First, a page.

On Monday, 18 March 2013, the ANC Secretary General, Cde Gwede Mantashe announced the ANC NEC decision to dissolve the NEC of the ANCYL. The merits and demerits of the ANC NEC decision are moot at this point. However, there is an imminent appointment of the ANCYL National Task Team (NTT) to assume (some) duties of the ANCYL NEC.
The work of the NTT will be somewhat burdensome. Part of the ANC NEC decision was to halt any plans that were already underway for the regional congresses and provincial congresses. The NTT will have the daunting task to assist the organization to rebuild its structures which should culminate in the ANCYL 25th National Conference sometime in future whose date, the ANC NEC did not specify.
Members of the ANCYL, PYA structures, young people and the general public await, with bated breath, the appointment of the NTT.
Among others, the NTT will have to consist of people who possess the political acumen and discipline to guide the ANCYL structures but also the humility necessary to earn the respect, and win the confidence, of ANCYL members. Members of the NTT need not be arrogant and rely only on the fact that they are appointed by the ANC NEC as justification for demanding respect or exercising their powers disproportionately.
Obviously, in discharging their work, the NTT might face pockets of resistance. How those pockets of resistance are dealt with will go a long way in determining whether the NTT efforts to rebuild the organization will yield the different results from what they have found it to be. This does not mean the NTT should be disempowered to enforce discipline where necessary, but whether discipline is exercised as an instrument of last resort will further give a preview of the organization the NTT will hand over at the 25th National Conference.
The NTT has a responsibility, for both their own integrity and for the integrity of the ANC NEC that appointed them, to ensure that they do not actively work towards delivering the 25th National Conference to themselves. The task of rebuilding the organization should not be for the sole purpose of ensuring that they are elected.
Therefore, members of the NTT will have to exercise restraint from the temptation to adjust the outcomes of regional congresses and provincial congresses in their favour. If they are able to exercise such restraint, it will go a long way in demonstrating, in practice, how democracy should be.
In addition to considering all the matters above, the ANC NWC will also have to consider two other matters in appointing the ANCYL NTT.
Firstly, that the NTT collective will appoint is the one that is likely to drive the consultation and make a contribution, on behalf of the ANCYL, to the ANC Election Manifesto for the national elections in 2014. In this regard, the NTT will also have to lead the mobilization of young people in the country to register and vote for the ANC. Hence the decision of the ANC NWC will be very crucial in carefully choosing who will form part of the NTT collective.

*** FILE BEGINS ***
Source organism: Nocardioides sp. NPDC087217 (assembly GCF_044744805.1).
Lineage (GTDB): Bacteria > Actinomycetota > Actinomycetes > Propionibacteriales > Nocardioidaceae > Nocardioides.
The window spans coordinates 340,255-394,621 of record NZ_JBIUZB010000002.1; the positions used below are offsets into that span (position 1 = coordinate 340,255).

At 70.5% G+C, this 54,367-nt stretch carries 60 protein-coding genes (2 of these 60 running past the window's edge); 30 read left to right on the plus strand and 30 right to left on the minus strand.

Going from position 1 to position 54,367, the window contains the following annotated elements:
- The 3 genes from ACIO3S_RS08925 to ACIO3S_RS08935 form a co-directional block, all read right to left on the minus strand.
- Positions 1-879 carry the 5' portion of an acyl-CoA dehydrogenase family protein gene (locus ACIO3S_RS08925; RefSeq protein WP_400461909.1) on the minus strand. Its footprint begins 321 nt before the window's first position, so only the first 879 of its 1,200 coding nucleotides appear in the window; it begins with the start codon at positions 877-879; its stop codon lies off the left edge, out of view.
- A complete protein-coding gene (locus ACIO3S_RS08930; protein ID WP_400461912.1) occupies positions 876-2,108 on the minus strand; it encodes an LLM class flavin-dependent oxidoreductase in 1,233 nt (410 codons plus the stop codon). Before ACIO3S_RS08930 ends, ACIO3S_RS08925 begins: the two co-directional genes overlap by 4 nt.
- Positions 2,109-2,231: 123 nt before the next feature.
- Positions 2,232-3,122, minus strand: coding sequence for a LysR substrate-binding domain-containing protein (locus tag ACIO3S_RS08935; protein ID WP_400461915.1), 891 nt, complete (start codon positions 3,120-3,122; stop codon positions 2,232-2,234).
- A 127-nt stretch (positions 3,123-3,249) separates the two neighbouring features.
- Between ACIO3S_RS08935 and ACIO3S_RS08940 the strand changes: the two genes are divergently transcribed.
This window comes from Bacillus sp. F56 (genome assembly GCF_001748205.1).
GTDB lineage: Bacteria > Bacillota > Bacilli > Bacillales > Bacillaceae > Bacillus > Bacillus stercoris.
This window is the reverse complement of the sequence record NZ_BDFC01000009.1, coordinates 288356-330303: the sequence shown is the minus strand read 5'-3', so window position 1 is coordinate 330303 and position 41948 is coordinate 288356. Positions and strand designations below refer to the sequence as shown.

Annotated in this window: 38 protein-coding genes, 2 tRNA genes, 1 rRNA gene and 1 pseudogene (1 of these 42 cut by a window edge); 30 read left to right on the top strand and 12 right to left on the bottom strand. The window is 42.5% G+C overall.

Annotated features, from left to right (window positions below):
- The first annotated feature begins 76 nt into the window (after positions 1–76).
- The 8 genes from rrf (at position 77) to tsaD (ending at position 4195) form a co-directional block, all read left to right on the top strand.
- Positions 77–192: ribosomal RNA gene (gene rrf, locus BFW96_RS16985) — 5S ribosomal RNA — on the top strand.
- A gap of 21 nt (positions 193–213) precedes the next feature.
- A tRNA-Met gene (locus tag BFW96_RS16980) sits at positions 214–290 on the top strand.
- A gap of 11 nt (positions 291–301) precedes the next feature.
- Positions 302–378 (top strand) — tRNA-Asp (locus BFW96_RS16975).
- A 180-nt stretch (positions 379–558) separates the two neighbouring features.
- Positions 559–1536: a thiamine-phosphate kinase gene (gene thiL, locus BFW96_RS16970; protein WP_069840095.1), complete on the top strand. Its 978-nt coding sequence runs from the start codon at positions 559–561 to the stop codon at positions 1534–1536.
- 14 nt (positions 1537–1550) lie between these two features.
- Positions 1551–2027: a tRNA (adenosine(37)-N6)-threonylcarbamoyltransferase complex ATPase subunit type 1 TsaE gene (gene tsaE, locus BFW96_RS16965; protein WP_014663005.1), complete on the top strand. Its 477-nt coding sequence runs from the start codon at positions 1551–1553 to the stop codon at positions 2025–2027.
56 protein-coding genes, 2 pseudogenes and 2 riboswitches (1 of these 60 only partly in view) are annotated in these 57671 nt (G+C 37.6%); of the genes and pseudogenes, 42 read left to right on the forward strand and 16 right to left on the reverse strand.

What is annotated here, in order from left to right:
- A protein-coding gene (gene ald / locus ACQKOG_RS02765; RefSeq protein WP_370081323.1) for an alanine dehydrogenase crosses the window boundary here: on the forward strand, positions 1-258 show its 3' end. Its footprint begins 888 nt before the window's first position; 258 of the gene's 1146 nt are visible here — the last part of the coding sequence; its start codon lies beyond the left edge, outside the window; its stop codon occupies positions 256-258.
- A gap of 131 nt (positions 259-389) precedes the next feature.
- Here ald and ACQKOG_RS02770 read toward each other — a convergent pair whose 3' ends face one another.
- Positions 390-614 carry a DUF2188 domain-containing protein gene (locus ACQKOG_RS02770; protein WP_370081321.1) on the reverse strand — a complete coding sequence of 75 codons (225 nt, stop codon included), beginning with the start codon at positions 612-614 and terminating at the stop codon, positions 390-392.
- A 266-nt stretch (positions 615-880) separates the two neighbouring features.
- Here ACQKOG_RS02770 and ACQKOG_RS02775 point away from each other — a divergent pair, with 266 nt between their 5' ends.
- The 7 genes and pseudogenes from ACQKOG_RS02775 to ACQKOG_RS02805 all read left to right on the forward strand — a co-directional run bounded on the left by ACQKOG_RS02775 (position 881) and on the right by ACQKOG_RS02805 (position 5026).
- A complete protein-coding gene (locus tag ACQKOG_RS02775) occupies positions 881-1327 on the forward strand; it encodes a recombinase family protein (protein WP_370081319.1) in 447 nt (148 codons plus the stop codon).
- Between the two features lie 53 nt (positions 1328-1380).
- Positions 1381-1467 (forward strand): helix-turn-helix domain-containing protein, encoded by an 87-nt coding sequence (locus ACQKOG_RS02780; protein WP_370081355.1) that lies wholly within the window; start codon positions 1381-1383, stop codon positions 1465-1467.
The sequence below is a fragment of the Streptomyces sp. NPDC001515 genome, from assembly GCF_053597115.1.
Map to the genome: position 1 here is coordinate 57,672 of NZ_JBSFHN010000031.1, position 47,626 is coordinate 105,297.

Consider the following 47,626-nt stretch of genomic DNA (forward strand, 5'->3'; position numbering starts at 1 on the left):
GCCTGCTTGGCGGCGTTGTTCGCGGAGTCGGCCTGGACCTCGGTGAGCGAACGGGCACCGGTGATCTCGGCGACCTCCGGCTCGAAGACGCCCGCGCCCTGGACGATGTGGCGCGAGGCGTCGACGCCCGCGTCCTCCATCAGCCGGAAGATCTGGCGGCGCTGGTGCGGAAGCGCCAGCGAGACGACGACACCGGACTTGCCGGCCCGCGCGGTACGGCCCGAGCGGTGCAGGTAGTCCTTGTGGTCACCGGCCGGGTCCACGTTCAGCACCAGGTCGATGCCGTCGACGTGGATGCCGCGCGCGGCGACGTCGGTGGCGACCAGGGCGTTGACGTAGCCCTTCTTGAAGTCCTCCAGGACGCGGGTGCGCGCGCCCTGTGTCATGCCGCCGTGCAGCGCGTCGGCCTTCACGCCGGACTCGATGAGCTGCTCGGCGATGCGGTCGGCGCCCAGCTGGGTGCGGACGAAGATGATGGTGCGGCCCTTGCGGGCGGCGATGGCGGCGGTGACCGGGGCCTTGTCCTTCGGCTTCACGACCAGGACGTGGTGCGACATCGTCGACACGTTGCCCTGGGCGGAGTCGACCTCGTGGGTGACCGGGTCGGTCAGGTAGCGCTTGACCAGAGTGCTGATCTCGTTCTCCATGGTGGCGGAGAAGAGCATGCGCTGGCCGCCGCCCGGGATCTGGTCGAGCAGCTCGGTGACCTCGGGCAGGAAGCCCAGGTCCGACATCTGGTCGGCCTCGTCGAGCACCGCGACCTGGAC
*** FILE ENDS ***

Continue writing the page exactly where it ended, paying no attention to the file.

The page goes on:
Secondly, the process of appointment of the NTT should protect the ANCYL from being puppets of ANC NEC members or any other external puppet master. Indeed, the NTT will have the responsibility to report back to the ANC NEC regularly on its work. But this does not mean there has to be puppet masters in the ANC NEC who are controlling the work of the NTT remotely. The appointment of the NTT by the ANC NWC should signal adequate vote of confidence on the appointed collective such that it won’t need to be micromanaged.
The ANCYL members will have to shoulder their responsibility of cooperating with the NTT. The NTT should be given the respect it deserves and as far as possible be allowed space to do its work. But this does not mean members should blindly follow the NTT. The point is that members will have to replace the swearing, insults and howling with genuine, well-reasoned arguments. Members should be prepared to persuade and to be persuaded.
Among other things, the ANC NEC statement said the decisions of the disbanded ANCYL NEC stand and by implication this would include the 24th National Conference resolutions. The NTT will have the responsibility to advance those resolutions, including, but not limited to, elements of the Economic Freedom Programme such as the establishment of the 8 Industrial Development Zones and the establishment of Youth Ministry.
I thought it timely that I express an opinion before the NTT is appointed so that no one takes offence at the content of this text or assumes that this is a veiled reference their incapacity. I am confident that the NTT will be a collective of people who are open to engagement and are tolerant of divergent views.
If there is an emergence of a “shadow culture” in the ANC as alluded to by the 2010 ANC NGC discussion documents, then the NTT should ensure that the generation of the ANCYL that gathers at the 25th National Conference is free of that “shadow culture”. Hence the NTT, itself, will have to be a collective of individuals with an impeccable reputation and not renowned for factional battles. It should be the generation that will restore the culture of selfless struggle and service that characterized the first generation of the ANCYL.
The overwhelming majority of the unemployed young people of South Africa have the ANCYL and the ANC as their only hope. They want jobs, free quality education and economic opportunities.
If we believe that the future of the ANC depends on the ANCYL, then we need a strong and politically developed ANCYL. If we fail on any of these, we will not only fail the ANCYL but we will also fail the future of the ANC.
As a member of both the ANC and ANCYL, I have full confidence in the wisdom of the ANC NEC and NWC to make the correct decisions in the best interest of the future of the ANC.
Bayanda Mzoneli is a member of the ANC and ANCYL at Ward 23, Musa Dladla Region, KwaZulu Natal